There has been a lot of hype about mobile payments, especially last year, with executives proclaiming adoption to be a rapidly growing trend. While we know that consumers are using their mobile devices to access information on the Internet, are they actually using them to shop?
The idea of purchasing while on the go or simply waving a smartphone at an item to buy it in-store sounds attractive, but is this actually a reality that both retailers and consumers are ready to embrace?
It seems adoption of mobile payments has not grown as quickly as anticipated, despite all of the excitement around the concept. Should retailers be doing anything now to address what’s currently available and prepare for what’s potentially to come?
To address this, let’s take a look at what developments there have been recently in payment technology, consumer attitudes toward mobile payments, and external factors such as legislators.
At this year’s Mobile World Congress, eBay and PayPal both made major announcements of partnerships that would allow them to expand their acceptance of mobile payments. And just this past June, there were several announcements that demonstrated a renewed focus on the mobile payments arena.
For example, global mobile payments startup Kuapay, which offers a wallet app, closed a US$4 million round of funding from a single, private investor. And another mobile payments startup, Square, announced that it was rolling out new functionality in its devices for accepting payments.
As the mobile wallets of Google and PayPal go head to head for first-mover advantage, who is going to win the race? The wallet and NFC are pieces of technology where Google seems to be leading. When it comes to providing complete services, PayPal is first. It’s going to be an interesting race.
Regardless of all else, the technology and service partnerships continue to forge ahead. The real benefit of these developments is that when retailers and consumers are ready to embrace mobile payments, the technology should be widely available and robust enough to meet retailers’ and consumers’ needs.
Mobile payment security continues to remain a high concern for consumers. Many remain quite skeptical of smartphone-generated payment solutions and in the near term are not likely to give up traditional forms of payment. Some reports have indicated that half of all American consumers say potential security and fraud significantly influence their likelihood to use smartphone technology to make purchases in the future.
Certain types of businesses have actually been successful at selling via the mobile channel, though — for instance, those selling apps, media and ticketing. The reason for this could be that app stores and media services are 100 percent optimized for mobile usage. And although physical goods have not currently been as successful, with the increase in mobile Internet usage and the proliferation of tablets and smartphones, growth in mobile commerce and mobile payments should increase.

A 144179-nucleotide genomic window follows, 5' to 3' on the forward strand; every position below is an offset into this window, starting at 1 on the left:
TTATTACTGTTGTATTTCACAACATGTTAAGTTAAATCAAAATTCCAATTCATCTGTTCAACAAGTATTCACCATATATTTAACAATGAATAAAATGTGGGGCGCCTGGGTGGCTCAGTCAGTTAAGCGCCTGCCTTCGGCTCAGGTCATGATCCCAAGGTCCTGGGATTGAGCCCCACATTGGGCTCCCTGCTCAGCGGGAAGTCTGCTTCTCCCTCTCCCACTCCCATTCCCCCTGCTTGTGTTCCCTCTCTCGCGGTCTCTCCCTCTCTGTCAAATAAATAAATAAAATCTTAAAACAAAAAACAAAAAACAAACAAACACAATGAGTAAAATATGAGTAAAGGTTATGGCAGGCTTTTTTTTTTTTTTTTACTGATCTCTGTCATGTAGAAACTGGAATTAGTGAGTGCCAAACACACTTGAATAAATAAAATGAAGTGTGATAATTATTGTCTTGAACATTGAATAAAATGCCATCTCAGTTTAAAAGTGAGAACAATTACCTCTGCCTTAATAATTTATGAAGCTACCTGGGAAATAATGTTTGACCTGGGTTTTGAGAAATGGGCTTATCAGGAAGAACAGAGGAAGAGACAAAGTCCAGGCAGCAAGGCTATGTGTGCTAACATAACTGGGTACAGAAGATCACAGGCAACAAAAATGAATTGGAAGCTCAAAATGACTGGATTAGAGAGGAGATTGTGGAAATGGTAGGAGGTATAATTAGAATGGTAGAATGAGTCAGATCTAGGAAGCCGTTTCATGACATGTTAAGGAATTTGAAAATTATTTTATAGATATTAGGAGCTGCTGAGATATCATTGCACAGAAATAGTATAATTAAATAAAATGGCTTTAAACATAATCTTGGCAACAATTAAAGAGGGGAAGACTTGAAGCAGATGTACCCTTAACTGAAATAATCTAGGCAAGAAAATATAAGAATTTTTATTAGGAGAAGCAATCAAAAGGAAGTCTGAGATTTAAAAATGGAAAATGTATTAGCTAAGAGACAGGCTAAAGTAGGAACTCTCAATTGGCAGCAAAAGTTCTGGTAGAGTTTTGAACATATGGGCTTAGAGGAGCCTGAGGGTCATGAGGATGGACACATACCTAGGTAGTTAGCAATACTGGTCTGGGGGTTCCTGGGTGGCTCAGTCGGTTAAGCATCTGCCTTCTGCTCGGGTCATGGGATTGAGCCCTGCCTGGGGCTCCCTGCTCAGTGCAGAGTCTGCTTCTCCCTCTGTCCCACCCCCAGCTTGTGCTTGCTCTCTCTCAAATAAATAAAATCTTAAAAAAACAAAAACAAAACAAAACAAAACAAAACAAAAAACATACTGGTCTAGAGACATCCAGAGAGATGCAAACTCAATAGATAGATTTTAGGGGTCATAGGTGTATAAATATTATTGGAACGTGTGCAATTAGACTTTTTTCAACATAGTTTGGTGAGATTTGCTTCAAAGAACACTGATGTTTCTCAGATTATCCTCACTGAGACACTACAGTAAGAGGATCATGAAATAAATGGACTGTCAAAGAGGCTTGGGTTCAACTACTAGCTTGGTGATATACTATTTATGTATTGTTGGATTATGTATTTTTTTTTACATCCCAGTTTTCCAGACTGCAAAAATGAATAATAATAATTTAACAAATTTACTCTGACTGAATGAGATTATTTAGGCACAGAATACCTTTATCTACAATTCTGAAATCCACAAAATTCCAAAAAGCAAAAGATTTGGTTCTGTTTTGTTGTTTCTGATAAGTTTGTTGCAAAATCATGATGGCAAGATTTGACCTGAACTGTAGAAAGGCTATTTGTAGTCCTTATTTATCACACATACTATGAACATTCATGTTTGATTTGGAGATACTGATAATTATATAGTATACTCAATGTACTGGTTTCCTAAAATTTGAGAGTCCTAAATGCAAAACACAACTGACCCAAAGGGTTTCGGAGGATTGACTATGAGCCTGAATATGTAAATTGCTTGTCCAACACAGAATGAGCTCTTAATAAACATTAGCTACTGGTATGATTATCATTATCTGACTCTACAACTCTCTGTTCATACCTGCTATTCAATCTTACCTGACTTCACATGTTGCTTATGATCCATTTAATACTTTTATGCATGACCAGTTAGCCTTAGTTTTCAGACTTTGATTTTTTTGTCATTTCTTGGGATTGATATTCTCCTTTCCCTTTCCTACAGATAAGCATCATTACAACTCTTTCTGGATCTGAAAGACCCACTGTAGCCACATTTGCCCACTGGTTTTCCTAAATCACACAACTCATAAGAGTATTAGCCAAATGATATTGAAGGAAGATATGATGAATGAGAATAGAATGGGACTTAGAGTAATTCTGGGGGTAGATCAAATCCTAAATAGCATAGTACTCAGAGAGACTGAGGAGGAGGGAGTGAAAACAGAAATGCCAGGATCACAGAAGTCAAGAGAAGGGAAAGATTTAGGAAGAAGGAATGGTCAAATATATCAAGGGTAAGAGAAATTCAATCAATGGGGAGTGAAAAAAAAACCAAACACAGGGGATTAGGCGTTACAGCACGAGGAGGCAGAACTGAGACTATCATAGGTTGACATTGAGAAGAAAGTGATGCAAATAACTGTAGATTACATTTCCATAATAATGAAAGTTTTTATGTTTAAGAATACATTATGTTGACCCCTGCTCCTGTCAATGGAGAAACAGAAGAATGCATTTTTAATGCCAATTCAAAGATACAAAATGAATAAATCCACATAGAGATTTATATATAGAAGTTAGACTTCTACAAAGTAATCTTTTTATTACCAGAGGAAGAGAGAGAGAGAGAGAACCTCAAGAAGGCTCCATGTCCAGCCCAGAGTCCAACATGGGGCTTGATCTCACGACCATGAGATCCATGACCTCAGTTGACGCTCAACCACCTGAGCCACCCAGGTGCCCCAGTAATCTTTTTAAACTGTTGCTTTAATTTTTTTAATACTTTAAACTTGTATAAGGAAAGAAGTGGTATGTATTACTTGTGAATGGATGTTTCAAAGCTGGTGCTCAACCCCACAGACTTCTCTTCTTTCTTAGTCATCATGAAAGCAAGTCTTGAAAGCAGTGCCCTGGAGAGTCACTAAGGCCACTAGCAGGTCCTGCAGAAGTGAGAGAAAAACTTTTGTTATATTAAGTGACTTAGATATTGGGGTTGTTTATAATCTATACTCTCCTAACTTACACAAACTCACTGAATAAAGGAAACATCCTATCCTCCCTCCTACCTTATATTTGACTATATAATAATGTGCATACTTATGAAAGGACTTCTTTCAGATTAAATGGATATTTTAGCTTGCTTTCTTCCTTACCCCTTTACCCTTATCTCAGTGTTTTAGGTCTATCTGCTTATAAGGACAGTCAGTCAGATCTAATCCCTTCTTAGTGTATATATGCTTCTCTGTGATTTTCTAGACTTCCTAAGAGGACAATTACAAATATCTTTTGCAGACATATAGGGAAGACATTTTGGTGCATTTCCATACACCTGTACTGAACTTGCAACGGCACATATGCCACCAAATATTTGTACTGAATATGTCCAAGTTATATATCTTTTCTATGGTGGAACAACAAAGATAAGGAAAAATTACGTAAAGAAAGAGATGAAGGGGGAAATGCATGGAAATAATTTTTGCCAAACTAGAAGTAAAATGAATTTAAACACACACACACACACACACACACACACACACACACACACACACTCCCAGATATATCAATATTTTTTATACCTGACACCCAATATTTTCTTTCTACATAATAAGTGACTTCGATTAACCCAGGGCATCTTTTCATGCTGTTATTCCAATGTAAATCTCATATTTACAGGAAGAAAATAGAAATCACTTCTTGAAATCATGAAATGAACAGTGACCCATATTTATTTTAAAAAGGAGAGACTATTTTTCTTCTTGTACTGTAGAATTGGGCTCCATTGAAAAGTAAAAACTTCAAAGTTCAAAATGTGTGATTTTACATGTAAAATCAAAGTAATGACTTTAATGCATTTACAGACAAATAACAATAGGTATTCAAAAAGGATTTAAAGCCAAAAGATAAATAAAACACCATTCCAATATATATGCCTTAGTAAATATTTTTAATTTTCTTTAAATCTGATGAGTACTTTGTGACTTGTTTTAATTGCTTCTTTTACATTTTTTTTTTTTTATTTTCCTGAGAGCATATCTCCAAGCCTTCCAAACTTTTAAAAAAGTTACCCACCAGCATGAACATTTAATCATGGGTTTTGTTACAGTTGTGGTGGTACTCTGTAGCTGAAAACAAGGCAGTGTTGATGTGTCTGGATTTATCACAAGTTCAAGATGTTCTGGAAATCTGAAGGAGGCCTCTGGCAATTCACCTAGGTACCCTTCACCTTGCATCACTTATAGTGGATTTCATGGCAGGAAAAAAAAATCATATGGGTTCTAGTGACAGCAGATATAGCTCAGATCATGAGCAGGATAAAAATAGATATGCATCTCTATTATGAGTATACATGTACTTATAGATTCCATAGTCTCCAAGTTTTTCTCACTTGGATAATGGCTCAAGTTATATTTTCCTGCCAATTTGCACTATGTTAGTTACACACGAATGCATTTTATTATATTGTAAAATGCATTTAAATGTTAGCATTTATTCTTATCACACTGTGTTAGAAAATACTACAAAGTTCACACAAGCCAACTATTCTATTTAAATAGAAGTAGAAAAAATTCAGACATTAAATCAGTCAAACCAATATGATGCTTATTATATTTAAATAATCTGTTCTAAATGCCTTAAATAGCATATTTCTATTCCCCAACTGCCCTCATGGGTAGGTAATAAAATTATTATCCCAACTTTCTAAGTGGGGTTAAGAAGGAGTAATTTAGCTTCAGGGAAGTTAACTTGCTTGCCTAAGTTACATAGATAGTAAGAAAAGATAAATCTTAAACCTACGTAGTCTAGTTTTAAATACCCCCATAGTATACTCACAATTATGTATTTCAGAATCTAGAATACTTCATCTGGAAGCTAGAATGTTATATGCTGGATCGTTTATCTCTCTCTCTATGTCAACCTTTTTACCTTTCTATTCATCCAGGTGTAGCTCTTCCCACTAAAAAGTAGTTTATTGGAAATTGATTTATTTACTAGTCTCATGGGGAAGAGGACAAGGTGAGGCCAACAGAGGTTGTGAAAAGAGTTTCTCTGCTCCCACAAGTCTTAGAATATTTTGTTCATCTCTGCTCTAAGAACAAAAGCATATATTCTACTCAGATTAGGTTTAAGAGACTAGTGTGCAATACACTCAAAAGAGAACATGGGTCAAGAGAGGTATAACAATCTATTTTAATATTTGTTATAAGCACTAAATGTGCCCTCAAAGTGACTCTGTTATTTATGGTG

A Consumer Financial Protection bureau official told lawmakers recently that the government may need to develop rules to keep pace with rising use of mobile payment systems. Is now the time for retailers to begin investing in mobile payments initiatives, or should they delay to see how everything shakes out? What is the most sensible approach when resources may be limited?
These are questions that many retailers are asking themselves when it comes to mobile payments. With many retailers reporting that mobile turnover only reaches 0.1 percent of their e-commerce volume, it’s natural to wonder if mobile commerce — and supporting mobile payments — is something a retailer should be focusing on. Could mobile in fact remain more of a marketing platform than an actual sales tool? I suspect it is unlikely; this is an inevitable development — it is just taking longer than expected.
What to Do When Resources are Tight but Opportunities for Growth Much Needed?
Retailers who have not yet started on mobile payments can at least prepare now to provide mobile solutions for their customers so as not to be left behind. There are different tacks retailers can take, but with sparse resources in mind, a sensible approach could be to reduce the mobile product portfolio to the demand of specific mobile target groups and just extend existing solutions to the mobile channel, rather than develop new mobile-only solutions.
It is easy to provide mobile forms for credit and debit card payments or a mobile PayPal solution. Just extending existing payment options to the mobile channel reduces the efforts to the design of a mobile front-end, but back-end procedures, e.g., for accounting, are identical, which reduces the efforts to an acceptable minimum that reflects the relatively low mobile turnover.
Another key area that can be addressed by retailers now is ensuring that their payments systems have watertight security measures. Trust takes time to build and seconds to destroy. One way to win consumers’ confidence could be to offer a buyer and a seller protection system just like PayPal does for physical goods.
What Does the Future Hold?
Moving forward, the mobile wallets of Google and PayPal promise a breakthrough in the retail business because using the phone to pay in the brick-and-mortar store around the corner will certainly train consumers to use their mobile devices to do mobile commerce with mobile payments too.
If retailers prepare now for what’s to come, they won’t be left behind as their competitors start to maximize the mobile channel to its full potential.
NFC credit cards failed due to the ease of others being able to steal your info and use it. What makes anyone think that "mobile payment" is any different?